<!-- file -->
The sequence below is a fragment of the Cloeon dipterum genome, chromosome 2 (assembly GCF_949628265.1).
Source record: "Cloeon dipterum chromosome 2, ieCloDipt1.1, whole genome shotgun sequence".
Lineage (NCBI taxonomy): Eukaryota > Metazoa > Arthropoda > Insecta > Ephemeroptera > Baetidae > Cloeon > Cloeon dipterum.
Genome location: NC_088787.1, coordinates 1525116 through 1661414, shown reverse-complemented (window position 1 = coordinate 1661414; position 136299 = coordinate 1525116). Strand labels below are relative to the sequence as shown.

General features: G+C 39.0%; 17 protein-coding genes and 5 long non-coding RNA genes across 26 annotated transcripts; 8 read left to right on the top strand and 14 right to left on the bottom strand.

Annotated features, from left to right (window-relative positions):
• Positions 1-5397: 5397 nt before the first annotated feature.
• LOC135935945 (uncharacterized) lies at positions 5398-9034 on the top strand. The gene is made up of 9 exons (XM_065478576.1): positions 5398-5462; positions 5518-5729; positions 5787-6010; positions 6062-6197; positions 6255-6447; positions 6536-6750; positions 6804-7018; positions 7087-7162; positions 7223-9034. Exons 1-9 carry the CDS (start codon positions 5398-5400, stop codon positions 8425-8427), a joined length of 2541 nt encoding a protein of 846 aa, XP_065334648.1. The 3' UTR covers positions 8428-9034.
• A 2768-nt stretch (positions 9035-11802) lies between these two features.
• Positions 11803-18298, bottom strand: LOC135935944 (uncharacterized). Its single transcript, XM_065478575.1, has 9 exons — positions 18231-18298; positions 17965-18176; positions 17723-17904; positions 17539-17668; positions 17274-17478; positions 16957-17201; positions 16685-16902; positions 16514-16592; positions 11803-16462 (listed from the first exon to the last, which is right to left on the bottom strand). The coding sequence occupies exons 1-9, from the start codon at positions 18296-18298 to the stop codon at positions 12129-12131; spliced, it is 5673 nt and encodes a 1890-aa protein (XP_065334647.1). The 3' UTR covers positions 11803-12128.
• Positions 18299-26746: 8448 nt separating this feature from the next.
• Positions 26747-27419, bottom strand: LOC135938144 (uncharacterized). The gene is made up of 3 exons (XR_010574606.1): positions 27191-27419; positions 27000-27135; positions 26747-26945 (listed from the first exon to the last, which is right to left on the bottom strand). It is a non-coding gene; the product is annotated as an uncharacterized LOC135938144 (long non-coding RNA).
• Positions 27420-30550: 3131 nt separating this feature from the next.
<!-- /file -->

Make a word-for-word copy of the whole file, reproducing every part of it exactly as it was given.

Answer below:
The sequence below is a fragment of the Cloeon dipterum genome, chromosome 2 (assembly GCF_949628265.1).
Source record: "Cloeon dipterum chromosome 2, ieCloDipt1.1, whole genome shotgun sequence".
Lineage (NCBI taxonomy): Eukaryota > Metazoa > Arthropoda > Insecta > Ephemeroptera > Baetidae > Cloeon > Cloeon dipterum.
Genome location: NC_088787.1, coordinates 1525116 through 1661414, shown reverse-complemented (window position 1 = coordinate 1661414; position 136299 = coordinate 1525116). Strand labels below are relative to the sequence as shown.

General features: G+C 39.0%; 17 protein-coding genes and 5 long non-coding RNA genes across 26 annotated transcripts; 8 read left to right on the top strand and 14 right to left on the bottom strand.

Annotated features, from left to right (window-relative positions):
• Positions 1-5397: 5397 nt before the first annotated feature.
• LOC135935945 (uncharacterized) lies at positions 5398-9034 on the top strand. The gene is made up of 9 exons (XM_065478576.1): positions 5398-5462; positions 5518-5729; positions 5787-6010; positions 6062-6197; positions 6255-6447; positions 6536-6750; positions 6804-7018; positions 7087-7162; positions 7223-9034. Exons 1-9 carry the CDS (start codon positions 5398-5400, stop codon positions 8425-8427), a joined length of 2541 nt encoding a protein of 846 aa, XP_065334648.1. The 3' UTR covers positions 8428-9034.
• A 2768-nt stretch (positions 9035-11802) lies between these two features.
• Positions 11803-18298, bottom strand: LOC135935944 (uncharacterized). Its single transcript, XM_065478575.1, has 9 exons — positions 18231-18298; positions 17965-18176; positions 17723-17904; positions 17539-17668; positions 17274-17478; positions 16957-17201; positions 16685-16902; positions 16514-16592; positions 11803-16462 (listed from the first exon to the last, which is right to left on the bottom strand). The coding sequence occupies exons 1-9, from the start codon at positions 18296-18298 to the stop codon at positions 12129-12131; spliced, it is 5673 nt and encodes a 1890-aa protein (XP_065334647.1). The 3' UTR covers positions 11803-12128.
• Positions 18299-26746: 8448 nt separating this feature from the next.
• Positions 26747-27419, bottom strand: LOC135938144 (uncharacterized). The gene is made up of 3 exons (XR_010574606.1): positions 27191-27419; positions 27000-27135; positions 26747-26945 (listed from the first exon to the last, which is right to left on the bottom strand). It is a non-coding gene; the product is annotated as an uncharacterized LOC135938144 (long non-coding RNA).
• Positions 27420-30550: 3131 nt separating this feature from the next.